Partner at Husch Blackwell
"Obviously, if you're a neighboring school district or you're a school district in another state, where similar laws or similar restrictions are being passed, you've got to take heed" if OCR pursues a case, Lewis said. "Because you could be the subject of an OCR investigation, [or] you could be the subject of a lawsuit."
But that might not be in the department's — or school's — best interest, said Scott Schneider, a partner at Husch Blackwell, a law firm that represents various education and other sectors, and a Title IX advisor to education institutions.
"The remedies that the department has, in that regard, are very limited," Schneider said. With enforcement action, the Ed Department would be putting schools in a position to comply with either it or with state law, he said. "And the remedy would be limited to pulling federal funds from those schools, which I don't think would be a super attractive option."
Over the decades, however, the department has not traditionally pulled federal funding for Title IX violations, instead limiting that measure for other civil rights issues like racial discrimination.
"And the thought process is that by doing that, the only people that get hurt are our students, because now they can no longer have access to federal financial aid," Schneider said. "And so they've always been reluctant to do that."
Investigating at the state level
On a state level, the Education Department previously launched investigations into Texas and Florida in September 2021 over the prohibition of mask mandates as schools reopened during COVID-19.
In those cases, the department was "falling back onto a public health argument, a school safety issue, which they do have jurisdiction over in terms of making commentary on how safe the schools are," Lewis said. "I think it'd be a bigger struggle, although it wouldn't be incorrect to say that this is a school safety issue."
That path could, however, raise questions around OCR's jurisdiction, he said.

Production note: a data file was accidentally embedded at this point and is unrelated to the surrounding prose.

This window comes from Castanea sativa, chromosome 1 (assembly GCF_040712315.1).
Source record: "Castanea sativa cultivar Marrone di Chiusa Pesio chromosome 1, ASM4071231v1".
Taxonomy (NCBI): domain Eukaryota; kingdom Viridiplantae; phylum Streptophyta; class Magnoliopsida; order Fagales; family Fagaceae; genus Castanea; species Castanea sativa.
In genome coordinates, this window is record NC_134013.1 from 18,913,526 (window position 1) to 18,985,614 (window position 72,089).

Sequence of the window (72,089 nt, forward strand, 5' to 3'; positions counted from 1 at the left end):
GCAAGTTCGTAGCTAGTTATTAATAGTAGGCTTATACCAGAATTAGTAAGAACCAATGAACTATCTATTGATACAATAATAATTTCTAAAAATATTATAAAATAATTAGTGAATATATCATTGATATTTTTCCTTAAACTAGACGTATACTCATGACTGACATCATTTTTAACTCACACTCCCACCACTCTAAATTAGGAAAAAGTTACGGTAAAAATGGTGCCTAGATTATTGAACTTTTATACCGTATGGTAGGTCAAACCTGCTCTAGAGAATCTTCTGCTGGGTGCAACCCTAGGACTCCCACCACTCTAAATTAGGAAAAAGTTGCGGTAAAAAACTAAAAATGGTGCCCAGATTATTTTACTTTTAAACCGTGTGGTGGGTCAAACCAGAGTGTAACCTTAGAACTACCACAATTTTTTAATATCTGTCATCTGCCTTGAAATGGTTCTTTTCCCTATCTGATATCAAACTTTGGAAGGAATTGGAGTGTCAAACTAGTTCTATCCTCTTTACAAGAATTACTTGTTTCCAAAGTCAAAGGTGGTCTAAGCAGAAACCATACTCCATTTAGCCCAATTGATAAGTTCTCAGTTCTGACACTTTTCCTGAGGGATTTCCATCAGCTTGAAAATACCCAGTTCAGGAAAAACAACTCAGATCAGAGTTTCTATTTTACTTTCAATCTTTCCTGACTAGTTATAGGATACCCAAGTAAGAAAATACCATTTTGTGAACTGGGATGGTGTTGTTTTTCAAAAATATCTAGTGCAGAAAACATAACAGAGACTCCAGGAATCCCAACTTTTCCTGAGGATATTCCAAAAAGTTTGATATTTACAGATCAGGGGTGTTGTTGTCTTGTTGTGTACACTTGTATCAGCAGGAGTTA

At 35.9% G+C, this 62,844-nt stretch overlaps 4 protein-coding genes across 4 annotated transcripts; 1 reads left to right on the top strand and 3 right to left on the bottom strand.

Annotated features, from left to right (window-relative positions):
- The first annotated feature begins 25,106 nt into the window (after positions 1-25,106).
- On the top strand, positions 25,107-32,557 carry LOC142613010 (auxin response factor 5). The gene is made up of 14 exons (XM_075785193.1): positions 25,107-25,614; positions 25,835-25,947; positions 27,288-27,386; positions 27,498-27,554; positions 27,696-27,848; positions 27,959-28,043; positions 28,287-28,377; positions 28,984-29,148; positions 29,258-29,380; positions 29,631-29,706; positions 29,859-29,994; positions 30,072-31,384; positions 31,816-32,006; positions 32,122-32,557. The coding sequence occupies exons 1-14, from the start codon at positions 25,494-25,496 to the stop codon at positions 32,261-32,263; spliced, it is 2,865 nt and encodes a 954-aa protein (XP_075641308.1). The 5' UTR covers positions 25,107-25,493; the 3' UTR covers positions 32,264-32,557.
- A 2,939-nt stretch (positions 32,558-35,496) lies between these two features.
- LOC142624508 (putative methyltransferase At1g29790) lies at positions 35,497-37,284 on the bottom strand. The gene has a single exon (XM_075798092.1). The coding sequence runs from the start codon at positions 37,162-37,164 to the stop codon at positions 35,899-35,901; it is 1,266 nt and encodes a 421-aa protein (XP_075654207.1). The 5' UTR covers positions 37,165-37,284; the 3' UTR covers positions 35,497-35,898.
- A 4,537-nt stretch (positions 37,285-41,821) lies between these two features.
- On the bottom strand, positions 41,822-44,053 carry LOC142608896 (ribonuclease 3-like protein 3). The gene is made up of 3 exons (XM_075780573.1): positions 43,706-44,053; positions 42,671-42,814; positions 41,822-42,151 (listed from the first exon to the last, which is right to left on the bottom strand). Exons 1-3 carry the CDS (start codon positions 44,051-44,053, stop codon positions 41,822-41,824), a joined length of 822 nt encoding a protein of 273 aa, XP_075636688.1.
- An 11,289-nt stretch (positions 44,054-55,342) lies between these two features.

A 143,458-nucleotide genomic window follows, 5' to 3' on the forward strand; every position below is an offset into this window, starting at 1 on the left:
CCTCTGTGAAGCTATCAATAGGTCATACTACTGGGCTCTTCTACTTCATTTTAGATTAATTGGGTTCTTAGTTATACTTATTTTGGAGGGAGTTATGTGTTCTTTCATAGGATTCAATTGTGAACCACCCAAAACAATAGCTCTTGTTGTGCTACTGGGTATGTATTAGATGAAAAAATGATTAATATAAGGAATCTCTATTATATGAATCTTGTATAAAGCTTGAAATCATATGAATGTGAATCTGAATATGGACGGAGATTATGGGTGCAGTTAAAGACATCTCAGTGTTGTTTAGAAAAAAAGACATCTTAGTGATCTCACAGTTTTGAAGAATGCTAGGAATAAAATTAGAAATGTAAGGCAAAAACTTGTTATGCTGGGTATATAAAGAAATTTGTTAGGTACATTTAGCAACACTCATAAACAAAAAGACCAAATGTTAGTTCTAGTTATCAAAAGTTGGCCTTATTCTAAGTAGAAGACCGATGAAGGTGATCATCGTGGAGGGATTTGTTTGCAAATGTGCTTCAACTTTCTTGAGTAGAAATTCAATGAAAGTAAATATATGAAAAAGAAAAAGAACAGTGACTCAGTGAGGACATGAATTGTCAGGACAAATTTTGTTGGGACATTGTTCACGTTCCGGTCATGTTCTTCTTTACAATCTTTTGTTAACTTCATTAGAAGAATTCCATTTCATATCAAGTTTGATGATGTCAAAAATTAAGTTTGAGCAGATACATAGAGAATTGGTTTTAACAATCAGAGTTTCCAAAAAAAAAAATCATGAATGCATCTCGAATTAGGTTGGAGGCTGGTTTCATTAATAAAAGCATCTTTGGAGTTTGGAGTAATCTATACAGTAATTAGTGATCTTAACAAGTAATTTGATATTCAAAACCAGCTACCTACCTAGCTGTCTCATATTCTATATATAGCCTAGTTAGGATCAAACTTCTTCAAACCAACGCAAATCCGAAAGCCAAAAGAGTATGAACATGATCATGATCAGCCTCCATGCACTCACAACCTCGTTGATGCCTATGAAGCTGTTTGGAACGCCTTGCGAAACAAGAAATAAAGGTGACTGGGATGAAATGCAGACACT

And even if the department initiates such investigations, they may not prove to be effective, Schneider said.
"It's not clear to me how that would be an effective way to deal with the problem," said Schneider, who works out of Texas. He added that those previous letters of investigation had little to no outcome in his state. "Maybe it's a path they could go down, but ultimately, I don't view that as something that's going to move the needle at all on this issue."
Issuing Dear Colleague letters
Another tool in OCR's kit is a Dear Colleague letter, which was often used by the Obama administration to set priorities on issues like school discipline and LGBTQ rights. Obama's Dear Colleague Letter on Title IX, however, was overturned by the Trump administration.
The department under the Biden administration issued one such letter, in April 2021, to announce the impending proposal of new rules to amend Title IX after gathering feedback from the public. It also reminded districts that, until then, regulations passed under former education secretary Betsy DeVos remain in place.
"I think what we're seeing with this administration's Education Department is a far more cautious approach and an unwillingness to issue informal guidance like the 2011 Dear Colleague Letter."
Managing legal counsel at Fierberg National Law Group
While such letters made a "huge splash" under the Obama administration, Lewis said, the impact can change based on political and social context.
Now, the department may be purposely avoiding Dear Colleague letters, considering those issued under the Obama administration were swiftly undone once his eight years in the Oval Office ended.
"I think what we're seeing with this administration's Education Department is a far more cautious approach and an unwillingness to issue informal guidance like the 2011 Dear Colleague Letter," said Iliana Konidaris, managing legal counsel for the Fierberg National Law Group, which deals with Title IX cases, in an email.
Even when Biden's Department of Education issued guidance for LGBTQ+ students after Bostock in 2021, making it clear that Title IX's prohibition on sex discrimination encompasses sexual orientation and gender identity, the guidance came after federal courts had already weighed in on the issue "as if to spell out that the DOE wasn't going out on a limb," she added.
"It wasn't setting precedent but simply following the trend in the law," Konidaris added.
Plus, if the department were to issue a Dear Colleague letter, it might not have much of an impact — especially in places with conflicting state law.
"Is there some precedent that if they do that, schools would be reluctant to not comply with that Dear Colleague letter? Absolutely," Schneider said. However, if caught between complying with a Dear Colleague letter — which Schneider said is essentially "an advisory opinion" — or state legislation, a lot of schools may opt to comply with state law.
As a result, districts are "put between a rock and a hard place," said Madeline Johnson, a private litigator and managing partner at Law Office of Madeline Johnson, who deals with Title IX cases. Johnson added schools "have to put their funding at risk in order to comply with the state laws."
For Wernz's part, she said, "In this landscape, I can tell my clients ‘federal supremacy’ all day long, but when it comes down to it, it is completely reasonable for school leaders to look at the lack of federal enforcement and choose to follow their state laws."
"How can OCR demand that school leaders stand up for transgender rights when OCR refuses to do so?"